Being able to travel at any age is wonderful. However, the experiences differ at different stages (age) of your life. Not better or worse, but just different.
When I was in my 20’s, I definitely saw the world in simpler terms, and everything in it was brighter and rosier. Everywhere I went was new and different, and I inhaled and absorbed new environment as if tasting a delicious buttery croissant for the very first time.
Then, came my 30’s, and my discoveries became more cynical. I traveled all around the world and began to see the reality of life in places that I regarded so highly. The beauty of Parisian café clouded by chain smokers or surly waiters whose favorite pastime was judging and making snide remarks about the tourists. The picturesque European countryside tainted by the locals who viewed people of color with disdain as if they were alien invaders from Mars. And witnessing the inequities that exist in the most desolate and impoverished parts of the world. The more I traveled, the more cynical I became.
Now, in my 40’s, I have gotten back the joy and the thrill of travel, and it is purely because of our son. Seeing the world through his eyes has allowed me once again to see the beauty of the world that we live in, and I’m learning all over again to take delight in the little things that make life wonderful.
Therefore, I’m always surprised by the people who tell me how difficult or even impossible it is to travel with children. After traveling all over the world as a solo traveler, then with my husband for almost two decades, and for the past 7 years with our son, I can honestly say that traveling as a family has been the best experience for me.
Of course, traveling with children has its challenges, and the experience of traveling as a family is not going to be the same as the trips my husband and I took as a couple. Forget packing an overnight bag and flying to Paris for the weekend at a moment’s notice. Everything has to be planned and planned well with a little person in mind, who seems to be running on his own schedule.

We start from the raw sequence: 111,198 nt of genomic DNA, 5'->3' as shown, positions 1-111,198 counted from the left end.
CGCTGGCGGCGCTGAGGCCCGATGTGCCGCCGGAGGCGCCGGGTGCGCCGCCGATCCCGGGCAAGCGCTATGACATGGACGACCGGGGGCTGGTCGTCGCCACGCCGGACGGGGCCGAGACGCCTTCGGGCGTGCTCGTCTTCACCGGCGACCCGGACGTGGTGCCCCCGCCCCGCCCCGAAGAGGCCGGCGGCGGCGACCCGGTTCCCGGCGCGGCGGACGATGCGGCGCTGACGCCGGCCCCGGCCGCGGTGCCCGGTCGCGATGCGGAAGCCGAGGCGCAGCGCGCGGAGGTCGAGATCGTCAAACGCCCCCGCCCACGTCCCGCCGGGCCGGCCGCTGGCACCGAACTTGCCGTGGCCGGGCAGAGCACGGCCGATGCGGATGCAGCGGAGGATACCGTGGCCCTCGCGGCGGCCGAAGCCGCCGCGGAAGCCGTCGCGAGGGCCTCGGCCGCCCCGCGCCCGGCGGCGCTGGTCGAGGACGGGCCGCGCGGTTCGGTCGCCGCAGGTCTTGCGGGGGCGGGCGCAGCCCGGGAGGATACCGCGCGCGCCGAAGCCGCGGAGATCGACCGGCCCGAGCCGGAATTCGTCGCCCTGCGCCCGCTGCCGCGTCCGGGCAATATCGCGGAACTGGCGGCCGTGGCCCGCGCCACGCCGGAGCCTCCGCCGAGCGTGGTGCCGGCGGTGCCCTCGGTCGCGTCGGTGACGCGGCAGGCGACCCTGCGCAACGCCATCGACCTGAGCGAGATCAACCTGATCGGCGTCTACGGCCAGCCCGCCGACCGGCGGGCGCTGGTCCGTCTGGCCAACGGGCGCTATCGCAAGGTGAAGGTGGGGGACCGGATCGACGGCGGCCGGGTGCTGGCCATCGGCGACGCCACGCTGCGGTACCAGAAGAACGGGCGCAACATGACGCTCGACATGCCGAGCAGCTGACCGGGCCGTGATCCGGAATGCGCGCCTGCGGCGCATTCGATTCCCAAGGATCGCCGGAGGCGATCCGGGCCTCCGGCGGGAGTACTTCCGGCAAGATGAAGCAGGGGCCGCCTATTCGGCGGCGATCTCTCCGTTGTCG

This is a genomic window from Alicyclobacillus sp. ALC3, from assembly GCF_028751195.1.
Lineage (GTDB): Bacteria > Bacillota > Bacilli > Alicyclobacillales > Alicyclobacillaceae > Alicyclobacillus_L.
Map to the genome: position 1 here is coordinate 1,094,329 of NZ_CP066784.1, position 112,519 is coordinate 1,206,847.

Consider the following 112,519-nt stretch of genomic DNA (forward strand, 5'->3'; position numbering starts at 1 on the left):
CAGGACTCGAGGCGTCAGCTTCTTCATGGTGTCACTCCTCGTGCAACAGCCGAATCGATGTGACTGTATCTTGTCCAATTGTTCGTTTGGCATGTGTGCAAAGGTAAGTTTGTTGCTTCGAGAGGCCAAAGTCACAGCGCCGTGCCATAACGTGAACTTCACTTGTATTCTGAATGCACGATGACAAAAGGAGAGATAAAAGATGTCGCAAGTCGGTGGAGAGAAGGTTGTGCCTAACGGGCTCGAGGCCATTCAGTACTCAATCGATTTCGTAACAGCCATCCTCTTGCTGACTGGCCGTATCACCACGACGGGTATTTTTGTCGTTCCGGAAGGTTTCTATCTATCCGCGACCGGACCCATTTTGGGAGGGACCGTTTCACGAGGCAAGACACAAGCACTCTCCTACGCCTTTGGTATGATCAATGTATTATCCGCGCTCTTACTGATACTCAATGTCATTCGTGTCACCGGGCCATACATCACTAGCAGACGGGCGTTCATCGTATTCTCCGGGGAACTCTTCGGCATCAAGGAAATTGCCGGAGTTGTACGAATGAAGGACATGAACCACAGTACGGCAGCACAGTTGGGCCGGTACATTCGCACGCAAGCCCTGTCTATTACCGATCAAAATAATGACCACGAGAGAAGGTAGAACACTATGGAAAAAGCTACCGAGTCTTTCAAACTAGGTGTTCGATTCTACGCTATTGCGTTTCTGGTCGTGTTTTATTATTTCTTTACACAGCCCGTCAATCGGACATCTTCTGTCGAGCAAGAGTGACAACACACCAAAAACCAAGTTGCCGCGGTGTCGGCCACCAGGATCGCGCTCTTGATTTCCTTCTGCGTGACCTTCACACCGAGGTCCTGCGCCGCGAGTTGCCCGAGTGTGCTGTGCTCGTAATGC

Gone are the days when the two of us took a road trip without a destination, driving for hours listening quietly to anything that came on the radio in whatever language it was in. Now, we have to plan exactly where to stop for breaks, lunch breaks, snacks, potty breaks, and the occasional “let’s get out of the car and run around so that our little boy won’t climb the backseat of the car” breaks. There isn’t a lot of room for spontaneity, but our trips nevertheless are full of unexpected adventures.
The first time my husband and I took our 5-year old boy to Berlin, I realized that our experience of traveling will never be the same. While planning the trip, it became apparent that we couldn’t go to most of the places we used to hang out or do the “cool” things listed on Time Out (which used to be my travel bible). No more underground clubs, sitting at smoked-filled cafes for hours or strolling through dingy flea market looking for communist era memorabilia, and we definitely couldn’t stay at a hip little hostel that required us to roll down the bed from the ceiling like a drawbridge.
Instead, we decided to rent an apartment in a neighborhood that we loved (Prenzlauerberg), and we spent the week hanging out at playgrounds and outdoor cafes overlooking some of the most idyllic streets in Berlin.
To my amazement, it turned out to be a wonderful experience. We spent much of our days doing what most Berliners do, shopping at the local markets, taking our kid to the park and playgrounds, having Kaffee und Kuchen (coffee and cake) as a mid-day snack, and just enjoying the summer in the city.